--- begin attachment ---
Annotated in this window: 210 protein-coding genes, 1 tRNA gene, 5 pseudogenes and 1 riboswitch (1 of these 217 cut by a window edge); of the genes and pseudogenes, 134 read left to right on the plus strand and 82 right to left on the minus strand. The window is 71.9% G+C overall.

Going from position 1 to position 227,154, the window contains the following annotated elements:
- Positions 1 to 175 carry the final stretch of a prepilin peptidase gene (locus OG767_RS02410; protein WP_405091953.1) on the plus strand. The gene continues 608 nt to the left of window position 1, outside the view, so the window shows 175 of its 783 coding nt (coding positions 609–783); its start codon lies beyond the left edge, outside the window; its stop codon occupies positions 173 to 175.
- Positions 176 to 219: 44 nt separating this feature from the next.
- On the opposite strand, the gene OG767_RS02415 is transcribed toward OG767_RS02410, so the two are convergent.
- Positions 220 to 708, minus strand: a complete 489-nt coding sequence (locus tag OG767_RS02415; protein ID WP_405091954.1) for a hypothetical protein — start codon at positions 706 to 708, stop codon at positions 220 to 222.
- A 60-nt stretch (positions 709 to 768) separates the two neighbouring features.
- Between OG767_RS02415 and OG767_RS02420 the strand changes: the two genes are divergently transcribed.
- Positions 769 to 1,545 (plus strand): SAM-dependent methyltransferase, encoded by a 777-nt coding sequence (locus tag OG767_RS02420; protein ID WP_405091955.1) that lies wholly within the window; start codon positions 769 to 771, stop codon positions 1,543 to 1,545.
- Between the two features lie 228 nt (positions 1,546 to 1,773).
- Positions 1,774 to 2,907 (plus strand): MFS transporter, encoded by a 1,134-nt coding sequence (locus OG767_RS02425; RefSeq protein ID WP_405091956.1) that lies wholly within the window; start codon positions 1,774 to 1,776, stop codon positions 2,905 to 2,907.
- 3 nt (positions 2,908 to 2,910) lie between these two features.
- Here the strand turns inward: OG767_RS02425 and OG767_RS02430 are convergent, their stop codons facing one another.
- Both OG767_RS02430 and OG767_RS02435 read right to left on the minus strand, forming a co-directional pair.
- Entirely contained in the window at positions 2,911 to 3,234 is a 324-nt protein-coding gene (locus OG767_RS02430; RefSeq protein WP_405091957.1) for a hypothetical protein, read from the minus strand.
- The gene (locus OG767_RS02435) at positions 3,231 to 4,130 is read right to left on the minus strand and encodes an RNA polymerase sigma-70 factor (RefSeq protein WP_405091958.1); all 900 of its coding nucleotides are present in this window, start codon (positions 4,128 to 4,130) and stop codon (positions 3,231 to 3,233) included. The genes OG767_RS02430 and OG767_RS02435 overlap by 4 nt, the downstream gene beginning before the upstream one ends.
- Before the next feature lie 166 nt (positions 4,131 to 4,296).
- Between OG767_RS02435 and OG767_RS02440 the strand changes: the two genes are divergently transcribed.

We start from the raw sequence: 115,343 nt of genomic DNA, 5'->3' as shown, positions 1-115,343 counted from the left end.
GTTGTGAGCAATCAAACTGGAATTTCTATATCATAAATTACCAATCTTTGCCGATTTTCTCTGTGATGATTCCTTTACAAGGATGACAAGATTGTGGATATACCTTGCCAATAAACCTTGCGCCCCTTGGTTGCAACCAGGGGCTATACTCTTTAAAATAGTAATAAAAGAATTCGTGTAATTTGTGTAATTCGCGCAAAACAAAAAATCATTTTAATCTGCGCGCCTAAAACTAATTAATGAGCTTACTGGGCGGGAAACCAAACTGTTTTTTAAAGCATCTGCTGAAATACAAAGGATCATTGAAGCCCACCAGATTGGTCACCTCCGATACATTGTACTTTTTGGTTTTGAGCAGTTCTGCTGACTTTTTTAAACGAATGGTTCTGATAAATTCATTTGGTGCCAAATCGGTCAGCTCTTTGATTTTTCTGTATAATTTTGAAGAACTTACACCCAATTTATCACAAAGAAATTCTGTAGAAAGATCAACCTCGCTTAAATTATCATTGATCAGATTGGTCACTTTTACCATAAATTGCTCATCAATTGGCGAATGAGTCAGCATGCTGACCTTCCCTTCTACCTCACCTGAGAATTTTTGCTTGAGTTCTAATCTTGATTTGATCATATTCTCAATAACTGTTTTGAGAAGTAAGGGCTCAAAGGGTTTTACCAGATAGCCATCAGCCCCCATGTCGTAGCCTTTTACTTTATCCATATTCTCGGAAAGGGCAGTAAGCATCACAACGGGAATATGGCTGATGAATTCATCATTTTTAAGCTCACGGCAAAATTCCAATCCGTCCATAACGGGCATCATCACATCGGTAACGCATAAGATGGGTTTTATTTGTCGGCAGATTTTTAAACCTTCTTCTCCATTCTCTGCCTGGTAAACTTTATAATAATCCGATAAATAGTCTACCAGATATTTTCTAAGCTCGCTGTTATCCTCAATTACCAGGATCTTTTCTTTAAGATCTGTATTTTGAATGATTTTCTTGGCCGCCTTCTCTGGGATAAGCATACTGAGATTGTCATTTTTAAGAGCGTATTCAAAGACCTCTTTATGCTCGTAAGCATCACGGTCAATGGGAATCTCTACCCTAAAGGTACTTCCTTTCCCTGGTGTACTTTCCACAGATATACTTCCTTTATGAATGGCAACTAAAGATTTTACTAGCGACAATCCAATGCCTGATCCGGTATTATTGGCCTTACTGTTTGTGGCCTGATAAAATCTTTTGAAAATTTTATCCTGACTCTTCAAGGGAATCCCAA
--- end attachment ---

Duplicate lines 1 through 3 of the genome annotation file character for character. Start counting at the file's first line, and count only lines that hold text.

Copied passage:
Annotated in this window: 210 protein-coding genes, 1 tRNA gene, 5 pseudogenes and 1 riboswitch (1 of these 217 cut by a window edge); of the genes and pseudogenes, 134 read left to right on the plus strand and 82 right to left on the minus strand. The window is 71.9% G+C overall.

Going from position 1 to position 227,154, the window contains the following annotated elements:
- Positions 1 to 175 carry the final stretch of a prepilin peptidase gene (locus OG767_RS02410; protein WP_405091953.1) on the plus strand. The gene continues 608 nt to the left of window position 1, outside the view, so the window shows 175 of its 783 coding nt (coding positions 609–783); its start codon lies beyond the left edge, outside the window; its stop codon occupies positions 173 to 175.